Female Tech Entrepreneurs Hampered by Bias Among Male Investors, Study Finds
A new study is highlighting one possible reason women aren't making more headway in Silicon Valley: men prefer to invest in companies run by other men. With men making up 90 percent of venture capitalists, that preference is a bottleneck that keeps women out of the ranks of tech entrepreneurs.
The study's authors, Michael Ewens of Caltech and Richard Townsend of UC San Diego, analyzed nearly 18,000 start-ups to identify the "chicken and egg" situation faced by women entrepreneurs. Because female-led start-ups face tougher funding prospects than male-led start-ups, fewer women enter the tech entrepreneur pipeline that ultimately feeds the ranks of venture capitalists. Without an adequate supply of female venture capitalists, women-founded start-ups continue to struggle to find funding.
"Women are treated differently than their male counterparts. They receive less interest and, in the end, less funding from male investors," says Ewens, a Caltech associate professor of finance and entrepreneurship in the Division of the Humanities and Social Sciences.
To reach that conclusion, the authors analyzed data from 2010 to 2015 on the fates of start-ups with profiles on AngelList, a website that connects start-up companies with investors. Data collected by the site showed how much interest companies were garnering from investors as well as the gender of the founders and interested investors. Ewens and Townsend combined those data with other information they collected about whether the start-ups ultimately found funding, failed, went public, or were purchased by another company.
They found that male-led companies were almost twice as likely to receive funding from male investors than were female-led companies. Male-led companies also had a higher chance of being asked to meet with a male investor and of being "shared" from AngelList onto other platforms like Facebook or Twitter by a male investor.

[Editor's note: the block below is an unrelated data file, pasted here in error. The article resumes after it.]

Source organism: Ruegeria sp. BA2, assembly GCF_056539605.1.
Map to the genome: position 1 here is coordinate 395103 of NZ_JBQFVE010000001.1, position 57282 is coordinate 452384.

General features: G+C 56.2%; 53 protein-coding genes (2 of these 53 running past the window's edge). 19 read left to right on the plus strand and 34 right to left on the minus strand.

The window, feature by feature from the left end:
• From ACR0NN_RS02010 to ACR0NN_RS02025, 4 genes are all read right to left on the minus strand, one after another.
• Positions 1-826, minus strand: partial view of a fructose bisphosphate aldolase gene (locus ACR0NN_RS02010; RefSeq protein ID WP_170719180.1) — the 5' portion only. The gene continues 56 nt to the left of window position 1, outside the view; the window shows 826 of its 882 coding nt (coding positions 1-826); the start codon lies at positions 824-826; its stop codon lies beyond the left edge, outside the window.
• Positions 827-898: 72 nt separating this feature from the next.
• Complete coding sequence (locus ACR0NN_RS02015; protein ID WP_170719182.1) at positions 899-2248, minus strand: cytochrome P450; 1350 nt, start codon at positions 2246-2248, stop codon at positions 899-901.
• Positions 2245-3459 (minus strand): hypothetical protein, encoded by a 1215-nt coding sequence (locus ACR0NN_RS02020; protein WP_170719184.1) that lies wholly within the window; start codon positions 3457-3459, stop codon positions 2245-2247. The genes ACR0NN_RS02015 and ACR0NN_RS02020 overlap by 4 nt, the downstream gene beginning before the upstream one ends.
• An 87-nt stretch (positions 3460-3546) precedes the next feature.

Among the start-ups seeking funding on AngelList, 16 percent were founded by women. However, Ewens and Townsend found that female-founded companies only made up 13.5 percent of companies that had success finding funding on the platform.
Why were female-founded companies treated differently? Ewens and Townsend explored a few possible explanations that ultimately the data didn't support.
Do men build better companies?
One possibility is that start-ups founded and led by women have undesirable characteristics that investors are responding to that were not obvious to the researchers. If this were the case, potential investors of both genders would have good reason to prefer companies founded by men. However, the data revealed that women-founded companies were less desirable only to male investors. Female investors actually slightly preferred women-founded companies, suggesting that the women-founded companies did not have uniquely undesirable characteristics.
Ewens and Townsend also explored the possibility that women investors were partnering with women founders out of a desire to help other women succeed regardless of the start-up quality. "We wondered if maybe women investors are investing in women because they want to make money and help women," Ewens says. "That would result in women-women pairings that underperform."